Big Data’s Big Challenge: Misleading Data as a False Guide

Data can foster better decision making and greater business success. And now, with data’s expanding role and prominence, Big Data is seen as a valuable frontier where there is great potential for improving business performance. But, data–even Big Data–must be used properly in order to bring value to the business.

Fortunately, data often can be interpreted properly and, thus, serve as resource for better running the business. But, not always. Sometimes, data can be misinterpreted (see my previous writing on this). That’s why it’s so important to pay attention to what the data really means.

If the data means something very different from what you think it means, it may not improve the business. In fact, it might even hurt. Misinterpreted data can instill a false sense that you are making the right decision–after all it’s based on data, isn’t it? Yet, if the data is misused, problems can ensue.

The challenges involved with using data are discussed in the last two issues of Harvard Business Review, both May 2015 and June 2015. A May 2015 Harvard Business Review article is especially on target in pointing out the problem of mistakenly thinking you’re on track when basing decisions on data. The article is “Outsmart Your Own Biases” by Jack B. Soll, Katherine L. Milkman, and John W. Payne, and it warns that basing decisions on data does not necessarily eliminate bias. The article says, “Some see information-rich big data as a possible remedy, but data is subject to the same kinds of bias.” The article goes on to make a crucial point about how troublesome misinterpreted data can be. It says, “And, once misleading insights are data approved, they are even harder to challenge.”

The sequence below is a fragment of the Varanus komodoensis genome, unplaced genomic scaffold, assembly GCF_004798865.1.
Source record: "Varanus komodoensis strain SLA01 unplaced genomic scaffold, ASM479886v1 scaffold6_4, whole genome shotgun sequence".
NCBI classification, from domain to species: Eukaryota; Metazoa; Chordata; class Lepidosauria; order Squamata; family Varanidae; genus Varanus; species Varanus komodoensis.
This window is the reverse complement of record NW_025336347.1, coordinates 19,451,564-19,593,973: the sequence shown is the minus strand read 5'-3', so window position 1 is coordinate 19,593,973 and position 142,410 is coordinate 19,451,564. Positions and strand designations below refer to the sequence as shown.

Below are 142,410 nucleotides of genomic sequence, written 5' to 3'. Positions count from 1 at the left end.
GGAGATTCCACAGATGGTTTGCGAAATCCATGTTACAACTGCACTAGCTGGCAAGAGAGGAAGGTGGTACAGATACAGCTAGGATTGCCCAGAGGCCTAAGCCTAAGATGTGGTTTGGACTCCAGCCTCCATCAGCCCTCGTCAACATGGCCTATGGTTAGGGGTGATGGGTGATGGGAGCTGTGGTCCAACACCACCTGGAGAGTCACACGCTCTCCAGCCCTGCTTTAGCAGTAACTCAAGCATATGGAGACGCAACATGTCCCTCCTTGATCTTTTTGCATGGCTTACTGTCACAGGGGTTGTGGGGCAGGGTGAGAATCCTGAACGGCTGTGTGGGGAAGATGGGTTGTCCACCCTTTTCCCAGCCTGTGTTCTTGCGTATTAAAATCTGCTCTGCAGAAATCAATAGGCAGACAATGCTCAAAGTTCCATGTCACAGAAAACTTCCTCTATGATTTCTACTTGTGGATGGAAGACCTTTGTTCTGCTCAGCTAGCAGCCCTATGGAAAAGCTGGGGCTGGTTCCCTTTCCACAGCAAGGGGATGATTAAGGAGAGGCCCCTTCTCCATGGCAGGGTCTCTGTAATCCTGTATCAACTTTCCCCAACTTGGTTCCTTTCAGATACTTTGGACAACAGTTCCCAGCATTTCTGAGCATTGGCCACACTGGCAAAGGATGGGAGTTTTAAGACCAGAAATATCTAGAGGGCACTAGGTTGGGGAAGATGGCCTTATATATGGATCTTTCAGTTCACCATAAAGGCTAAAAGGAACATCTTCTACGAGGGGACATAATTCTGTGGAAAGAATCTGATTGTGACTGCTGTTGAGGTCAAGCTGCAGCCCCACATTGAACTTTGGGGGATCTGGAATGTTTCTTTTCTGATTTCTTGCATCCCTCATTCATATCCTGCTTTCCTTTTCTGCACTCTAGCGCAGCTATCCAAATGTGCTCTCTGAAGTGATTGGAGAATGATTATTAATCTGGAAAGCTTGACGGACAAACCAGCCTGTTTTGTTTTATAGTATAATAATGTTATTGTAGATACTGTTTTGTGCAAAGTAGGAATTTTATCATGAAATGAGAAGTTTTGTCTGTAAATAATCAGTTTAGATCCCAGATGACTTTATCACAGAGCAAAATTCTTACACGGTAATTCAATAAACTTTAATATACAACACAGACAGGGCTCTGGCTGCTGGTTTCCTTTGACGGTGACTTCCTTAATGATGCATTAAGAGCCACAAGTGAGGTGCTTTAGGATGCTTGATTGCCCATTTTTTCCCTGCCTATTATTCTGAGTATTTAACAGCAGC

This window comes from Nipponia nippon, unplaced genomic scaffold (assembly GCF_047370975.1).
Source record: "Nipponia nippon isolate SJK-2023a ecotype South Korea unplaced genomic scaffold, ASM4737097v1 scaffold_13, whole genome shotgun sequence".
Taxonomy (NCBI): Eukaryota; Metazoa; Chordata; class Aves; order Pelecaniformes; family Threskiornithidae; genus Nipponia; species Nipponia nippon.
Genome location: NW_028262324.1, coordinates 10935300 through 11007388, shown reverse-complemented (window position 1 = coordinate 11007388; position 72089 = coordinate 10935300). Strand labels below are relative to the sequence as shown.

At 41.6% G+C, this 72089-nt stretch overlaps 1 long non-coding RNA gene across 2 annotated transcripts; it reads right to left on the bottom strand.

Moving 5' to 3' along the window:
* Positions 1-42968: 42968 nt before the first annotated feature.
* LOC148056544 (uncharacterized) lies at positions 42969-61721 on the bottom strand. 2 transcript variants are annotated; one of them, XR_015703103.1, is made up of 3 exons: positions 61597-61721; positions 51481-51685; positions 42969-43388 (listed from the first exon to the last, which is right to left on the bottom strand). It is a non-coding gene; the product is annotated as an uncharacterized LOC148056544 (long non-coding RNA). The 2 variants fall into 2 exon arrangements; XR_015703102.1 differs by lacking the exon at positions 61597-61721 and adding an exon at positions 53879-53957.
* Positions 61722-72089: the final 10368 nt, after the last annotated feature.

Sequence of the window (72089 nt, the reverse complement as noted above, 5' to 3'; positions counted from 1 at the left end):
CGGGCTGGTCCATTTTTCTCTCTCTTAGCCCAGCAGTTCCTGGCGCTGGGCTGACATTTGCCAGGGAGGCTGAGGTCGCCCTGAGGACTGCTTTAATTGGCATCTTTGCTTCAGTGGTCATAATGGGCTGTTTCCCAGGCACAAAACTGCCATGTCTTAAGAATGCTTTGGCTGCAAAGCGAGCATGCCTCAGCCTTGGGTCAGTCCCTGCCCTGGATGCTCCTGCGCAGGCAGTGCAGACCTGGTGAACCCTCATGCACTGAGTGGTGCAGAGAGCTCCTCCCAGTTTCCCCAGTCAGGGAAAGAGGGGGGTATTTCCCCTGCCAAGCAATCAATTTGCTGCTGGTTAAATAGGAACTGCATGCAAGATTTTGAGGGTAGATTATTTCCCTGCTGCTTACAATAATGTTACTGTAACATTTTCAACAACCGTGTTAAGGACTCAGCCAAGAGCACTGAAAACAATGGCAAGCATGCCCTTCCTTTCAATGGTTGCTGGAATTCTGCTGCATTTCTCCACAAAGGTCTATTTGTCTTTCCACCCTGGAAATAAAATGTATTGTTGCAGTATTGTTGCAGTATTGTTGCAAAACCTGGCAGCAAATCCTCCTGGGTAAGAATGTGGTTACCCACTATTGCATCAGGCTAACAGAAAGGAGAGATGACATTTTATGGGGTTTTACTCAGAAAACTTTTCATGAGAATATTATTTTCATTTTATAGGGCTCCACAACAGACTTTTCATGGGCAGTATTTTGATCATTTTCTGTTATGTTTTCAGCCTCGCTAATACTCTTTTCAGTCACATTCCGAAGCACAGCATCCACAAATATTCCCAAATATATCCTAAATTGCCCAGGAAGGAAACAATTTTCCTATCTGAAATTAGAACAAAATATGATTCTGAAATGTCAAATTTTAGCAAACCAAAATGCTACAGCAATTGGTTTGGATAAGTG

This is so true. As Big Data gains popularity, more and more businesses will strive to make decisions based on data. They’ll want decisions to be based upon facts, upon data analysis, but not on mere opinions. Such a data oriented approach is thought to lead to the best decisions. And, often it does. But, sometimes it doesn’t. Still, people may think the decision is better because it is based upon data. Yet, how good those decisions actually are depends on how effectively the data is interpreted and used.

Early in my corporate career, I saw first-hand what data can do, as well as its limitations. Back then, my role was that era’s version of what data scientists do today. From my work back then, as well as from my years researching business success and failure patterns, I see how important it is to understand what the data really means. That’s why my research into business success and failure strives to not only find patterns, but also to explain them. This is important because, although data can be powerful, blindly following data without paying enough attention to its meaning can breed problems.

So, I encourage you to think about what your data really means. Ask more questions. Dig deeper. Understand how the data you use fits in with other information, even if that other information entails human judgment. In other words, do what you can to make sure the data gives you truly valuable results. Sometimes, unknowns will remain. So, you may have to do your best despite imperfect information, even today’s era of data aplenty. But, striving to understand what the data really means can often improve matters and is generally worthwhile.

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